On Ancient Egypt

Two things serve to persuade me that the Ancient Egyptians were a peculiarly dim-witted rabble.

There is a tendency to regard the great civilisations of the past through rose-tinted spectacles. One thinks of Edgar Allan Poe, writing of “the glory that was Greece and the grandeur that was Rome” in To Helen (revised 1836) or Neil Young babbling, of the Aztecs, that “the women all were beautiful and the men stood straight and strong… Hate was just a legend and war was never known” in Cortez The Killer (1975). I think we may safely say that these aperçus are what Ambrose Bierce, using a favourite term, would call “bosh”. What we overlook, with our romanticising blinkers, is the stark fact that much of human history was attended by filth and squalor and hunger and disease and slavery and violence and stink and flies and rats and brutality and terror and mud and ignorance. All that, of course, being your daily lot if you managed to live long enough to experience it, which untold millions, given infant mortality rates, did not.

In view of this bloody awful state of affairs, let us imagine some Ancient Egyptians, broiling one afternoon under a battering sun.

“I have an idea,” says one, “Let’s tramp into the desert and build an enormous, windowless, pointy-topped edifice of no practical use whatsoever.”

“I have a better idea,” says the other, “Let’s build two!”

Now you or I might have thought of more constructive ways to spend our time. But not the Ancient Egyptians, who went on to build over a hundred of these pointless pointy-topped buildings all over the arid hellhole where they lived. It is all very well to say that they were in thrall to a particularly vicious and mercurial pantheon of gods, but it seems to me that only supports my theory of their fundamental stupidity. Other civilisations, at other times, have also laboured under the delusion that they were ruled by deities we might sensibly consider as nutters, and dangerous nutters at that, but few have built such pointless yet enormous and pointy-topped structures. Others do exist, but not in such profusion as in Ancient Egypt.

Their enthusiasm for wasting their lives in the tremendous effort of building these idiocies is the first thing that persuaded me of their dim-wittedness. I asked myself what could have prompted such tomfoolery, and that led me to the second point. What possible hope could there be, I concluded, for a civilisation that worshipped cats?


Don’t get me wrong, I adore cats. I am definitely a cat person rather than a dog person, and have in the past had several pet cats, and never a pet dog. There are few experiences as conducive to relaxation as being slumped in an armchair with a purring cat dozing on one’s chest. But there is a deal of difference between a feeling of affection towards, say, a tabby called Tiddles for whom one is happy to provide bowls of food, and a sense of abject awe and subjection towards Bastet, or Bast, or Baast, or Ubasti, or Baset, the cat goddess of the Ancient Egyptians.

The thing we must always remember about cats is that, for all their grace and elegance and litheness and poise, they are unfathomably stupid creatures. Some will protest that an animal that has so arranged things that it can spend its life eating food from a bowl, sleeping, playing with wool or shoelaces, and chasing small mammals and birds has clearly worked something out. Perhaps so. The average domestic cat lives the life of Riley, and one I find mightily enviable. Given half the chance I would arrange my affairs likewise. But let us keep things in perspective. Far from being a divine being possessed of great power and wisdom, the cat is a halfwit. You only have to observe them, hopelessly chasing birds which – surprise, surprise! – fly away as soon as they come close, or gazing intently at nothing on the wall of a room, or toppling off a windowsill when half asleep, to recognise that, whatever is going on in the cat’s brain, it is neither complicated nor astute.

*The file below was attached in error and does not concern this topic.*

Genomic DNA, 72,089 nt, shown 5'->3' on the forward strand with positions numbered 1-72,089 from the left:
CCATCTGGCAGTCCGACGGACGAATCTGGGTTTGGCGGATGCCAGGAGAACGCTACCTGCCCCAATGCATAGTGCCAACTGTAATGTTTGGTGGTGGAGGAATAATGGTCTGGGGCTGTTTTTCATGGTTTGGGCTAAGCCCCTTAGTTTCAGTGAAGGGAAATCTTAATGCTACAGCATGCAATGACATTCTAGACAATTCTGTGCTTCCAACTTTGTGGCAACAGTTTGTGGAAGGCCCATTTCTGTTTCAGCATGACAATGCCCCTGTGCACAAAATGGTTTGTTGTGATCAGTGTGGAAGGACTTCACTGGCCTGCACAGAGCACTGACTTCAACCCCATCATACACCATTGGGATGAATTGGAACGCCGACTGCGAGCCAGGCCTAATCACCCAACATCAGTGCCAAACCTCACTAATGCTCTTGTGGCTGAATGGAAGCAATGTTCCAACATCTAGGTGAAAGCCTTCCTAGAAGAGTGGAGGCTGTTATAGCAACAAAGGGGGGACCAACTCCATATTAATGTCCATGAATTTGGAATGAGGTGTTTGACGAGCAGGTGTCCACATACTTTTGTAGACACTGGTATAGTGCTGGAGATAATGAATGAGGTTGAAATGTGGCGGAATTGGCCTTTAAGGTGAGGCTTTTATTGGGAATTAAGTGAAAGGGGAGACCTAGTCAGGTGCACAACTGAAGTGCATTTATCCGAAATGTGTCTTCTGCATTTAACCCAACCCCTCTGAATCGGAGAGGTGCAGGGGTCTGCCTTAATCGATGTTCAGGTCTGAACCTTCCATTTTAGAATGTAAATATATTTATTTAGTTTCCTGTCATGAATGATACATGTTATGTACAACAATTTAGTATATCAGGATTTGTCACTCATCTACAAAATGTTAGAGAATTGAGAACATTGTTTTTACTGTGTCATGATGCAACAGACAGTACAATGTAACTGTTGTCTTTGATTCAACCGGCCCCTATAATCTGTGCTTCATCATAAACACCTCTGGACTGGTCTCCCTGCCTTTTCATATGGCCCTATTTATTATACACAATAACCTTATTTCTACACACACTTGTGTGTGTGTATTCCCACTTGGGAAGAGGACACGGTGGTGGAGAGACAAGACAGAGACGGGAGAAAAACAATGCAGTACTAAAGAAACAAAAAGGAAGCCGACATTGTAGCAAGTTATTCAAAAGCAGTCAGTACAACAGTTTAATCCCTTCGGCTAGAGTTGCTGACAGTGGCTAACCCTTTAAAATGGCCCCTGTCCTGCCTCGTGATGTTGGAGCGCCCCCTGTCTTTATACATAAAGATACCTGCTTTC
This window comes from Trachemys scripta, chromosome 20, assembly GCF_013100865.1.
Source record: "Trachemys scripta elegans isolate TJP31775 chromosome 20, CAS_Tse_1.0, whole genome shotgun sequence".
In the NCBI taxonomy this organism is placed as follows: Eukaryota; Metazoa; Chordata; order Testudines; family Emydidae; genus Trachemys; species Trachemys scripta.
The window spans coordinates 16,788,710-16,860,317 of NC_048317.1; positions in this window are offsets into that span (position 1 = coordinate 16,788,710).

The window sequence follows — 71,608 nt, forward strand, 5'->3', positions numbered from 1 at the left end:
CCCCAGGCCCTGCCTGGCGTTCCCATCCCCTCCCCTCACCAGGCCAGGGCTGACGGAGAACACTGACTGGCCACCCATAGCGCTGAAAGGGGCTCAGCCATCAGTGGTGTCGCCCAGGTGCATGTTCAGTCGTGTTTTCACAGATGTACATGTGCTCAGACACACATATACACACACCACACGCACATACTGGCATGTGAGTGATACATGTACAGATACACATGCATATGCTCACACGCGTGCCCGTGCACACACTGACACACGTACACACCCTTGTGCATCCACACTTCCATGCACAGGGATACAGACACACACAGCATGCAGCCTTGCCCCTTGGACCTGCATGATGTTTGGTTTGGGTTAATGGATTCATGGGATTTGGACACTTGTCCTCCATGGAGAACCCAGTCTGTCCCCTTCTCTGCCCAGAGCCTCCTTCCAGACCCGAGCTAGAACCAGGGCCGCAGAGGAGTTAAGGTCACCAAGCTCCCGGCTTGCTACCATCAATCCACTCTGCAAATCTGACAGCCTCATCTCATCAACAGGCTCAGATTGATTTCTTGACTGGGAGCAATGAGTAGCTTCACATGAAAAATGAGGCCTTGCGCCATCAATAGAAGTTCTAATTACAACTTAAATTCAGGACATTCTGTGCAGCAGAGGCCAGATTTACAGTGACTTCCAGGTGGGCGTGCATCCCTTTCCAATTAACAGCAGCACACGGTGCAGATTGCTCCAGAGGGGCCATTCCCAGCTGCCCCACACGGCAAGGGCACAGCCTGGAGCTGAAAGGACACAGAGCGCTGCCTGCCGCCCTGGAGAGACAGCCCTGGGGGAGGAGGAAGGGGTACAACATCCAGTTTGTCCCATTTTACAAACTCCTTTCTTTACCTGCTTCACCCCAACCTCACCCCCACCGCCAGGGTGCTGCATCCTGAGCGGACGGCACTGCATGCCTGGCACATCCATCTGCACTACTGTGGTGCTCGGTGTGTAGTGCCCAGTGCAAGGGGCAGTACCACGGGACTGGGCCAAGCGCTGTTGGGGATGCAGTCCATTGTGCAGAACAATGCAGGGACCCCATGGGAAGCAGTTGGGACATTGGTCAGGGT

What, then, does it tell us of a civilisation that it elevates the cat to a godhead, and duly worships it? It tells us, I think, that the Ancient Egyptians must have been ineradicably thick. And the evidence is all those pointless pointy-topped buildings, constructed with unimaginable toil in the middle of nowhere, for no pressing reason.

I rest my case.

ADDENDUM : In pondering the sheer ridiculousness of the brain of the cat, I am reminded of a little geographical mystery. In the last decade of the previous century, I often had reason to visit the city of Bristol, the northern part bordering South Gloucestershire to be more precise. Looking at maps, I noticed that on many of them the area had the name “Catbrain” emblazoned across it. Yet whenever I asked a local person about this nomenclature, I was met with blank looks. Nobody I questioned had ever heard of Catbrain, and I concluded that it must have been one of those mapping mistakes which, committed once by a slapdash cartographer, was then repeated by others. I now learn, from the Wikipedia, that Catbrain – or, properly, Catbrain Hill – does actually exist, though I am rather disappointed to discover that the name has nothing to do with the brains of cats and is derived from the Middle English “cattes brazen”, which is a reference to the rough clay mixed with stones that is the characteristic soil type thereabouts. None of which explains why the locals had never heard of it. Unless, of course, it is one of those eerie English countryside locations that are kept secret from interlopers.

One thought on “On Ancient Egypt

  1. This piece caused a bit of a blinding flash in my head an’ no mistake.
    In light of this radical new thinking I shall now re-evaluate my opinions of Stone Henge, The Taj Mahal, The Millennium Dome and that fluffy ginger cat that keeps using our garden as a litter tray.


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